The National Research Council has made available a pre-print of the forthcoming report of its Committee on The Mathematical Sciences in 2025, chaired by Caltech EE/applied physics professor Thomas Everhart. Like all NRC publications, it’s a long and dense document, but the summary remains fully accessible to the general reader. Though it makes all the usual pleas for funding of basic research without undue hope for immediate practical application, the report also starkly underlines what should now be obvious connections between mathematical knowledge and rapidly accumulating advances in a wide array of other disciplines and real-world applications. Even within mathematics itself, the report argues, boundaries between sub-disciplines are breaking down, and mathematicians who would formerly have seemed past their prime years of creativity can now still make important discoveries because it pays increasingly to have long experience of these interconnections.

What I found remarkable was how hard this committee came down on the core discipline itself, calling mathematicians generally “incognizant” (fighting word!) of the expanding role that the mathematical sciences now play in other realms of theory and practice. “It is easy,” the authors write, “to point to work in theoretical physics or theoretical computer science that is indistinguishable from research done by mathematicians, and similar overlap occurs with theoretical ecology, mathematical biology, bioinformatics, and an increasing number of fields.” By implication, the authors are calling their colleagues insufficiently appreciative of these connections. And in practical fields, it seems that everyone — biotechnologists, communication-system engineers, and financial-market “quants,” to take just a few examples — has proved more aware of these interdependencies than mathematicians themselves.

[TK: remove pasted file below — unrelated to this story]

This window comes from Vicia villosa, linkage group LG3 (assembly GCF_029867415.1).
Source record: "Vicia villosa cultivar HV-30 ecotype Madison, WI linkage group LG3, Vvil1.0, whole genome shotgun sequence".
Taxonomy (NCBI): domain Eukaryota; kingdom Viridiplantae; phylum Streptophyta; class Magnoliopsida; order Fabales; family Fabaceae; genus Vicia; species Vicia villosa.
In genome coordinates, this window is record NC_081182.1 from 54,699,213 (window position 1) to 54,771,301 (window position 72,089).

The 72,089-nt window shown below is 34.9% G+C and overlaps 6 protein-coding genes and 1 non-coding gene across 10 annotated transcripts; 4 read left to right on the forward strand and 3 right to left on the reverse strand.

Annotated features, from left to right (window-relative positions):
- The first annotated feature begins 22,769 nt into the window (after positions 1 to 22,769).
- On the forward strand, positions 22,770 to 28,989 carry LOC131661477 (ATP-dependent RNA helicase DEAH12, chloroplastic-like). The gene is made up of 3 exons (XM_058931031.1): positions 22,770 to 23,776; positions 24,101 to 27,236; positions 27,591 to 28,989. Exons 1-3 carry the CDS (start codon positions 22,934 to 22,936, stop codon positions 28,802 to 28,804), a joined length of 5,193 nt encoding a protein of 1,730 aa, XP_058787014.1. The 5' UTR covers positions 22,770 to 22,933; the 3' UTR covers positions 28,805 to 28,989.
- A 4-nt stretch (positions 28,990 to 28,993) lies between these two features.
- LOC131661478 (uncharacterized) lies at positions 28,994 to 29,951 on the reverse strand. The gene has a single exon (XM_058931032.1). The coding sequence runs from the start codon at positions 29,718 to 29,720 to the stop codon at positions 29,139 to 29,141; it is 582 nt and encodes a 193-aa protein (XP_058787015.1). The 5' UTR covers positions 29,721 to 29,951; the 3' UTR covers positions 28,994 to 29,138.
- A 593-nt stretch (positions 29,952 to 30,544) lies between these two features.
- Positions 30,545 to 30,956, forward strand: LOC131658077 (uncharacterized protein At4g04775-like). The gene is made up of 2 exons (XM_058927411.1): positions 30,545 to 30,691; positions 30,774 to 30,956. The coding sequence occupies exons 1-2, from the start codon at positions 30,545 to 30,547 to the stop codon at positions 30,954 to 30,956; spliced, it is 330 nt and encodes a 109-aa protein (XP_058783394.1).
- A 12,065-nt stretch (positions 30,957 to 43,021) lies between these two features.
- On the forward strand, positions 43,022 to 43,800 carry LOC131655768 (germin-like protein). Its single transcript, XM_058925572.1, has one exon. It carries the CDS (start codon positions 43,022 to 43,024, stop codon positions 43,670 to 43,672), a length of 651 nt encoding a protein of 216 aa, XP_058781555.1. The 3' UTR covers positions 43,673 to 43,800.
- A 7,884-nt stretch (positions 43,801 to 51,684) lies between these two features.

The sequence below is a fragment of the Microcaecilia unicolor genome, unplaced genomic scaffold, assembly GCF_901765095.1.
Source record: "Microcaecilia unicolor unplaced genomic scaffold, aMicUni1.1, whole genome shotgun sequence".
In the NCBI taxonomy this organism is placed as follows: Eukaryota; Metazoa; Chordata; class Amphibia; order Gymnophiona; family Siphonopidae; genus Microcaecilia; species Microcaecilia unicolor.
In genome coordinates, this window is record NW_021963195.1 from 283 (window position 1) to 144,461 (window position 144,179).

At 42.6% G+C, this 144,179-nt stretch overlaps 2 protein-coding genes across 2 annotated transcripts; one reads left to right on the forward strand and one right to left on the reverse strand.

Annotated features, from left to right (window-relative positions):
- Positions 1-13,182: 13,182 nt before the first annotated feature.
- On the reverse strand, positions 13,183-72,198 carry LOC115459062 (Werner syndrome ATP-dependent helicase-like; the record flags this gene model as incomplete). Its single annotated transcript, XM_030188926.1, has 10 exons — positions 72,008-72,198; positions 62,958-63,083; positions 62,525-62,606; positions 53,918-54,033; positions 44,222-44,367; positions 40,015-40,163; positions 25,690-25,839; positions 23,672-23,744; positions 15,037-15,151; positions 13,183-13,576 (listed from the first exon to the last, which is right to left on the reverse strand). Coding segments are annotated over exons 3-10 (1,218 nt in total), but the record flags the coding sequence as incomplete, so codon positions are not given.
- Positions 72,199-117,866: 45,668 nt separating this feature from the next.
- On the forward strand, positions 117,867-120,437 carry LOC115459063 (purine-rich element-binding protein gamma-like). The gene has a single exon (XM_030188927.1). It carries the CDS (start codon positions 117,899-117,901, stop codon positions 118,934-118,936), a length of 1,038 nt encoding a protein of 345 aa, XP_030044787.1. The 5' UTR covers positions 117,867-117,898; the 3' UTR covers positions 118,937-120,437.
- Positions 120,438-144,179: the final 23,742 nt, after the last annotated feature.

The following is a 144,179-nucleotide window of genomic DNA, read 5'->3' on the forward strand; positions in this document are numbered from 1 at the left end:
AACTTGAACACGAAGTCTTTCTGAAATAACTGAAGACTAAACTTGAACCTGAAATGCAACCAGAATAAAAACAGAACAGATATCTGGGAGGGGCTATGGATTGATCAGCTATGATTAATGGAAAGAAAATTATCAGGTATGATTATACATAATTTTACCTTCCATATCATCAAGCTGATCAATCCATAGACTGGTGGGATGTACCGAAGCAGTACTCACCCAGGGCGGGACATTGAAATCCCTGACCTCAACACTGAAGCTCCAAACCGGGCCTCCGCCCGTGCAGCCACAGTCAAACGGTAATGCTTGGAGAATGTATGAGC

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If you’ve ever wondered why some city governments elaborate their own greenhouse-gas-reduction strategies – when it might seem odd to spend scarce resources fighting a global problem in exchange for such minor potential improvements in local environmental quality – then you may find much useful insight from Joan Fitzgerald’s Emerald Cities: Urban Sustainability and Economic Development (Oxford University Press).

An urban planner at Northeastern University, Fitzgerald traces the reasoning that leads cities to conclude that they can extract economic- and job-development benefits by positioning themselves as leaders in the new “green” industry sectors. These are the industries that draw their economic relevance from the reality of long-term trends in energy pricing and from the moral commitment of sufficiently well-off populations to lead more sustainable lives.

This book systematically explores the crossover between four aspects of sustainability – renewable energy, energy efficiency, waste management, and transportation – and three economic-development strategies that Fitzgerald calls “linking” (connecting populations to new employment opportunities based); “transformational” (taking hard-hit local manufacturing industries into new markets); and “leapfrogging” (building entirely new technology clusters).

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